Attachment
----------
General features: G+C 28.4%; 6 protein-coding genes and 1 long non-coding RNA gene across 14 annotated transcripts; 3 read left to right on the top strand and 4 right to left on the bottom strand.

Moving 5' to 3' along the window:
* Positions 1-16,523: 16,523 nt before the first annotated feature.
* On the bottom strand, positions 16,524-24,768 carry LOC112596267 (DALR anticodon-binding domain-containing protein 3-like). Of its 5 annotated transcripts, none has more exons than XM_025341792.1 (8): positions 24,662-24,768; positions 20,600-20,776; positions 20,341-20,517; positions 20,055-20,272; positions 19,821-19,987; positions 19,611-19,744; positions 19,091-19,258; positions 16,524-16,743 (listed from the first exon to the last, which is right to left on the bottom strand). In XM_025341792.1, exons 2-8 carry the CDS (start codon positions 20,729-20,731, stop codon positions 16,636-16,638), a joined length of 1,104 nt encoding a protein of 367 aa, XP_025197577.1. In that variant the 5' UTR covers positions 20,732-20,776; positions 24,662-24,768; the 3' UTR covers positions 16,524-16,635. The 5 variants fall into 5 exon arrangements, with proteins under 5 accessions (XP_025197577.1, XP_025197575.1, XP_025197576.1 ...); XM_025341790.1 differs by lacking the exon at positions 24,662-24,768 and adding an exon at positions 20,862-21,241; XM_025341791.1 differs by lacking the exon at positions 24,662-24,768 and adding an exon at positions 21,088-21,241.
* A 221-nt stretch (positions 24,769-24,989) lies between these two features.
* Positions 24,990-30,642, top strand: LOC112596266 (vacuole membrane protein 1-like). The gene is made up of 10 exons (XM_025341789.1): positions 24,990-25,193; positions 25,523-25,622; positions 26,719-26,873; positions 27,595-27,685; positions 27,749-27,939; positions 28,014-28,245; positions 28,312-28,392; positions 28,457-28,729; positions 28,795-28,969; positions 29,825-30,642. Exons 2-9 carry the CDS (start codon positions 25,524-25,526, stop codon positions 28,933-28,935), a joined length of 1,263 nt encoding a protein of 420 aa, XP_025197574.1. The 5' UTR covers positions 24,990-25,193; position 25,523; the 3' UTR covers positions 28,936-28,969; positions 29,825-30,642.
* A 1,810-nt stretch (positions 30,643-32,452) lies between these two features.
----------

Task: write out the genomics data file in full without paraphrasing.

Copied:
General features: G+C 28.4%; 6 protein-coding genes and 1 long non-coding RNA gene across 14 annotated transcripts; 3 read left to right on the top strand and 4 right to left on the bottom strand.

Moving 5' to 3' along the window:
* Positions 1-16,523: 16,523 nt before the first annotated feature.
* On the bottom strand, positions 16,524-24,768 carry LOC112596267 (DALR anticodon-binding domain-containing protein 3-like). Of its 5 annotated transcripts, none has more exons than XM_025341792.1 (8): positions 24,662-24,768; positions 20,600-20,776; positions 20,341-20,517; positions 20,055-20,272; positions 19,821-19,987; positions 19,611-19,744; positions 19,091-19,258; positions 16,524-16,743 (listed from the first exon to the last, which is right to left on the bottom strand). In XM_025341792.1, exons 2-8 carry the CDS (start codon positions 20,729-20,731, stop codon positions 16,636-16,638), a joined length of 1,104 nt encoding a protein of 367 aa, XP_025197577.1. In that variant the 5' UTR covers positions 20,732-20,776; positions 24,662-24,768; the 3' UTR covers positions 16,524-16,635. The 5 variants fall into 5 exon arrangements, with proteins under 5 accessions (XP_025197577.1, XP_025197575.1, XP_025197576.1 ...); XM_025341790.1 differs by lacking the exon at positions 24,662-24,768 and adding an exon at positions 20,862-21,241; XM_025341791.1 differs by lacking the exon at positions 24,662-24,768 and adding an exon at positions 21,088-21,241.
* A 221-nt stretch (positions 24,769-24,989) lies between these two features.
* Positions 24,990-30,642, top strand: LOC112596266 (vacuole membrane protein 1-like). The gene is made up of 10 exons (XM_025341789.1): positions 24,990-25,193; positions 25,523-25,622; positions 26,719-26,873; positions 27,595-27,685; positions 27,749-27,939; positions 28,014-28,245; positions 28,312-28,392; positions 28,457-28,729; positions 28,795-28,969; positions 29,825-30,642. Exons 2-9 carry the CDS (start codon positions 25,524-25,526, stop codon positions 28,933-28,935), a joined length of 1,263 nt encoding a protein of 420 aa, XP_025197574.1. The 5' UTR covers positions 24,990-25,193; position 25,523; the 3' UTR covers positions 28,936-28,969; positions 29,825-30,642.
* A 1,810-nt stretch (positions 30,643-32,452) lies between these two features.